Plant-based ‘milks’ offer lactose-free alternative to dairy

BEVERAGES MADE WITH MILK – whether served hot or cold – are a must-have for today’s café operators. But these days there’s such a plethora of choice available to consumers that it’s hard to know what you need to offer to capture the maximum potential of your local market.

One thing is clear – you must offer an alternative to everyday cow’s milk.

The two most popular options are soy and almond milk, and in recognition of their growing importance on the café menu, companies like the Alternative Dairy Co are making varieties designed specifically for use with coffee.

“Traditional soy and almond milks sold in retail channels are designed primarily to be used cold, such as on cereal or in a smoothie – they’re not made to perform under heat,” explains  Alternative Dairy Co Senior Brand Manager Emma Seberry.

“Our dairy free milks have been specially crafted in collaboration with baristas, café owners and non-dairy milk consumers to achieve the perfect formulation to complement espresso. The ingredients and process is a little bit different, to create a really silky texture that will provide the stretching and texturing performance your customers expect with their latte or cappuccino.”

Having launched last September at Fine Food Australia, the Alternative Dairy Co’s soy and almond milks are relative newcomers to the market – “and the feedback has been very positive,” Emma tells us. “We did an awful lot of testing and development to make sure we got the formulation right, so we went to Fine Food very confident that we had a great product, but certainly we’re really pleased with the marketplace response which has been ongoing.”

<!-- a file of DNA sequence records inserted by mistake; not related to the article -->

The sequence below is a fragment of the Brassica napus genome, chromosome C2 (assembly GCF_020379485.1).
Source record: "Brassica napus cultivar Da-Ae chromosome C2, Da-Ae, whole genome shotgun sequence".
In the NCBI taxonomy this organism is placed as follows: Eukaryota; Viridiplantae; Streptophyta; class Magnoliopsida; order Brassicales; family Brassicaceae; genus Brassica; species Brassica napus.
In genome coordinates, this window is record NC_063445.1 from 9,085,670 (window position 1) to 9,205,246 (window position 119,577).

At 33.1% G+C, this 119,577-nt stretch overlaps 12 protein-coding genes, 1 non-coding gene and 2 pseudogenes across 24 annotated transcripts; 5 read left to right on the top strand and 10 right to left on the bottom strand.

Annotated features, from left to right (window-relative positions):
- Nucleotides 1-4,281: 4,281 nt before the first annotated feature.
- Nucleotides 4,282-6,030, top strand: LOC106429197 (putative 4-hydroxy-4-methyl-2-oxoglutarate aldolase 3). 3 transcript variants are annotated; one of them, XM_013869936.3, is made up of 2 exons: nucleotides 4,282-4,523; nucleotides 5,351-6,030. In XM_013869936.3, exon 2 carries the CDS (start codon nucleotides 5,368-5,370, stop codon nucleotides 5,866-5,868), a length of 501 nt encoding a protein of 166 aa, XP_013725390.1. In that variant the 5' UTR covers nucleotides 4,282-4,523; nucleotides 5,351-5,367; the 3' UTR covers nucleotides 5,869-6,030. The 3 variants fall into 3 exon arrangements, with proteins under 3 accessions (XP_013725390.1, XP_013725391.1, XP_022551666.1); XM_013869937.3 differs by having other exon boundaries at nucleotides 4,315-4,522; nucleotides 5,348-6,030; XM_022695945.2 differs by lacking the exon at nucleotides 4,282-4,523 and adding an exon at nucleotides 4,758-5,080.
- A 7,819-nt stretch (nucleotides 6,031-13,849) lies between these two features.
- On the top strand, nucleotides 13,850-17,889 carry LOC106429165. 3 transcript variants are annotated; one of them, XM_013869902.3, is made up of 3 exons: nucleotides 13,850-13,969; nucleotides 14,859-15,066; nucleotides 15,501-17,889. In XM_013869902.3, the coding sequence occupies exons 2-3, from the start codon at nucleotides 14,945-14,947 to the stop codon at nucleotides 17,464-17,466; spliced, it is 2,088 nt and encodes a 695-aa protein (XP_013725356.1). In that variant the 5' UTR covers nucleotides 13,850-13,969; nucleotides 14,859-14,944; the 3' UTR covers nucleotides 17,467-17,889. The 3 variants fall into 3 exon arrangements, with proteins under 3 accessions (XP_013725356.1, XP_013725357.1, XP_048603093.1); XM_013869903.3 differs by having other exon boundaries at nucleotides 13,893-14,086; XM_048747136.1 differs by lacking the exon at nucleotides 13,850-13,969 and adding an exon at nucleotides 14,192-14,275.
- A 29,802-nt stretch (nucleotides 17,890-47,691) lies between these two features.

And while research shows that dairy free milk currently constitutes only around 10 per cent of coffee sales in cafes, this figure is on the rise. Emma adds that the number of consumers choosing dairy free milk across both retail and out of home is growing – “in the grocery market, almond milk is growing at 19 per cent and soy at 6.3 per cent annually, according to Nielsen data. We know soy milk isn’t declining and almond milk is growing, so it’s bringing in new consumers. That means for people new to dairy free milks, the majority are choosing to go with almond. But in cafes, soy is still much bigger.”

Customers are drawn to plant-based milks for different reasons – “people traditionally came to soy for dietary reasons such as lactose intolerance,” Emma says, “but now they are choosing almond milk due to the perception that it’s a healthier choice.


Typically plant-based based milks have lower sugar and fat than full cream dairy milk, and as people are drinking more coffee, they’re looking for a lighter milk option with it. That said, there are also ethical reasons around sustainable farming which encourage some customers to choose plant-based over dairy.”

Given that soy still enjoys higher demand in cafes than almond milk, do you need to offer your customers both options? Emma says this depends upon your location and the demographic of your customer base. “Many cafes typically provide at least two choices, but with so many options available – not only soy and almond but rice, oat, coconut and lactose-free dairy – you can also have the difficulty of trying to manage too many varieties. This can be problematic for your barista because if they’re juggling all those milks, it will slow down their coffeemaking.”

Another interesting point about the adoption of plant-based milks is the variety of their flavour profiles. In contrast to dairy milk, which arguably tastes the same regardless of brand or supplier, research suggests consumers are choosing almond milk for its distinctive nutty taste profile. “We’ve done sensory testing with consumers and baristas to ensure optimum taste and performance,” Emma says, “and came up with taste profiles that are liked by a majority of people and will also perform as required – because in the café market, performance is just as important as taste.

“The key requirement with dairy free milk is that the milk mustn’t overpower the coffee. Your customers are buying a coffee and that’s what they want to taste, so we have crafted our dairy free milks so that the coffee flavour shines through, not the milk.”